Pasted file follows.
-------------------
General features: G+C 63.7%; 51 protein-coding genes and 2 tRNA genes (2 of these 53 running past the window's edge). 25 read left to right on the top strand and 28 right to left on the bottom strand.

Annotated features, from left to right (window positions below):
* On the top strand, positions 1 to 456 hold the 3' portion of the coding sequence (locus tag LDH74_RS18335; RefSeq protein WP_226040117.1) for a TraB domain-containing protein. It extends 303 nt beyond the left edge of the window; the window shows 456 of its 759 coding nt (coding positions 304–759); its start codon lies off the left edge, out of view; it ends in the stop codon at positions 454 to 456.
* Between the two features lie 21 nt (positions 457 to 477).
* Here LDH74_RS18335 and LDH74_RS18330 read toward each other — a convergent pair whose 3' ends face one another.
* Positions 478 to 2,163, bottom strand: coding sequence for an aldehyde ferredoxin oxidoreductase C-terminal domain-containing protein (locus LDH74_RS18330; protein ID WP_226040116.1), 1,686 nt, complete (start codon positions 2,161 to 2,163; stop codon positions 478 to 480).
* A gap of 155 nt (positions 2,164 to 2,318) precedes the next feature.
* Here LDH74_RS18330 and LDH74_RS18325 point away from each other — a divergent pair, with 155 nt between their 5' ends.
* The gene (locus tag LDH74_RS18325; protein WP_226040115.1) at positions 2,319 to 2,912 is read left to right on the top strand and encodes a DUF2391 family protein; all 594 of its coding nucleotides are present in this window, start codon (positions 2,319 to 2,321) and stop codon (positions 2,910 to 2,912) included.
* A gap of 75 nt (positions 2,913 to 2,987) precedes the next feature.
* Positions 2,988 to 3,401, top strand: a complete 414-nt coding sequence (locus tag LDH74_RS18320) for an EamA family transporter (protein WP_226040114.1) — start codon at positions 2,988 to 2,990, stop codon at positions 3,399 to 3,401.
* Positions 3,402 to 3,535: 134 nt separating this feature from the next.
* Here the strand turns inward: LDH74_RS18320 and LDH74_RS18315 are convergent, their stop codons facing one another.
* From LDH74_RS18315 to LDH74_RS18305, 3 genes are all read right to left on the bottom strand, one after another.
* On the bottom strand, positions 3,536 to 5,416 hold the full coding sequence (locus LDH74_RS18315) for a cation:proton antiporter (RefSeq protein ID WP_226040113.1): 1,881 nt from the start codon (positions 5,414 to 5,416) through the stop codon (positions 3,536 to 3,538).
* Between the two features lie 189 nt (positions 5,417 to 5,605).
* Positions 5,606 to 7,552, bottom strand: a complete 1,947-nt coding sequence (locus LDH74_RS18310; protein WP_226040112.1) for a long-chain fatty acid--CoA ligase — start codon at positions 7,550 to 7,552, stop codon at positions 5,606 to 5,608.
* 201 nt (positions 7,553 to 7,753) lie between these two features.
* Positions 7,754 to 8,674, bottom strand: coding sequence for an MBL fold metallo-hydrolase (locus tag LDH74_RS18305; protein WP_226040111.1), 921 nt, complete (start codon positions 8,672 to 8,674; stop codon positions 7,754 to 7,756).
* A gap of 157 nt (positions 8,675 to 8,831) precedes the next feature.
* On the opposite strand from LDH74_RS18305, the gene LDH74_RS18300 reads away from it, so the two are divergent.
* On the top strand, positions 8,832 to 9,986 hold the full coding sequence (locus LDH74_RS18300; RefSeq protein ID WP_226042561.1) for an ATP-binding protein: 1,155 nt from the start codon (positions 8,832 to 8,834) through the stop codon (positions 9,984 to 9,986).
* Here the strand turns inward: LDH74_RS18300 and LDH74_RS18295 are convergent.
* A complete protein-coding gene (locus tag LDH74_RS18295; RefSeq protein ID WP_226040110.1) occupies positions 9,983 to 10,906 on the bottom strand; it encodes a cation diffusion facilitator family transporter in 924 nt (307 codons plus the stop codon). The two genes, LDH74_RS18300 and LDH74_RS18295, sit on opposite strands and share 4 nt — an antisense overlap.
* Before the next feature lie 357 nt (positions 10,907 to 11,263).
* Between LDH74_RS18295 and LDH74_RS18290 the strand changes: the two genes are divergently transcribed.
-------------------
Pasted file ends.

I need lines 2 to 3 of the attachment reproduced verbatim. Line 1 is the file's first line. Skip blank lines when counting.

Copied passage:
Annotated features, from left to right (window positions below):
* On the top strand, positions 1 to 456 hold the 3' portion of the coding sequence (locus tag LDH74_RS18335; RefSeq protein WP_226040117.1) for a TraB domain-containing protein. It extends 303 nt beyond the left edge of the window; the window shows 456 of its 759 coding nt (coding positions 304–759); its start codon lies off the left edge, out of view; it ends in the stop codon at positions 454 to 456.